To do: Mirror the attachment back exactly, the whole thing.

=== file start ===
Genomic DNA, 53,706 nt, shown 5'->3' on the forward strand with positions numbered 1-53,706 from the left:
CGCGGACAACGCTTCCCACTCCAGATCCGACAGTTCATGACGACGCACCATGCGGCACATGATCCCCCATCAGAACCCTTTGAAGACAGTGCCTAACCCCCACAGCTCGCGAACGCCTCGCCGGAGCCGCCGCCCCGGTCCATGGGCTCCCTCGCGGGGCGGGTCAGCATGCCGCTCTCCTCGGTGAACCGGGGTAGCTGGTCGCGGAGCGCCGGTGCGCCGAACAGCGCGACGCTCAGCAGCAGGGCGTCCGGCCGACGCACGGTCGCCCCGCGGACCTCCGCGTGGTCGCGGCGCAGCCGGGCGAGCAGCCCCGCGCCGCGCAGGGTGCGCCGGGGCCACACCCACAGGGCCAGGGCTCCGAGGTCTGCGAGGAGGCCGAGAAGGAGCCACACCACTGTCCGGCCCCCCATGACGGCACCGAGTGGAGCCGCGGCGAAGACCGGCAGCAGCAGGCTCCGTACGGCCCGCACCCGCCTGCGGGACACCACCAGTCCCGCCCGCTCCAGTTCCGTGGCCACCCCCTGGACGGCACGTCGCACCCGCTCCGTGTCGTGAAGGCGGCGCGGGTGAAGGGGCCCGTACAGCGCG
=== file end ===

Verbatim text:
Genomic DNA, 53,706 nt, shown 5'->3' on the forward strand with positions numbered 1-53,706 from the left:
CGCGGACAACGCTTCCCACTCCAGATCCGACAGTTCATGACGACGCACCATGCGGCACATGATCCCCCATCAGAACCCTTTGAAGACAGTGCCTAACCCCCACAGCTCGCGAACGCCTCGCCGGAGCCGCCGCCCCGGTCCATGGGCTCCCTCGCGGGGCGGGTCAGCATGCCGCTCTCCTCGGTGAACCGGGGTAGCTGGTCGCGGAGCGCCGGTGCGCCGAACAGCGCGACGCTCAGCAGCAGGGCGTCCGGCCGACGCACGGTCGCCCCGCGGACCTCCGCGTGGTCGCGGCGCAGCCGGGCGAGCAGCCCCGCGCCGCGCAGGGTGCGCCGGGGCCACACCCACAGGGCCAGGGCTCCGAGGTCTGCGAGGAGGCCGAGAAGGAGCCACACCACTGTCCGGCCCCCCATGACGGCACCGAGTGGAGCCGCGGCGAAGACCGGCAGCAGCAGGCTCCGTACGGCCCGCACCCGCCTGCGGGACACCACCAGTCCCGCCCGCTCCAGTTCCGTGGCCACCCCCTGGACGGCACGTCGCACCCGCTCCGTGTCGTGAAGGCGGCGCGGGTGAAGGGGCCCGTACAGCGCG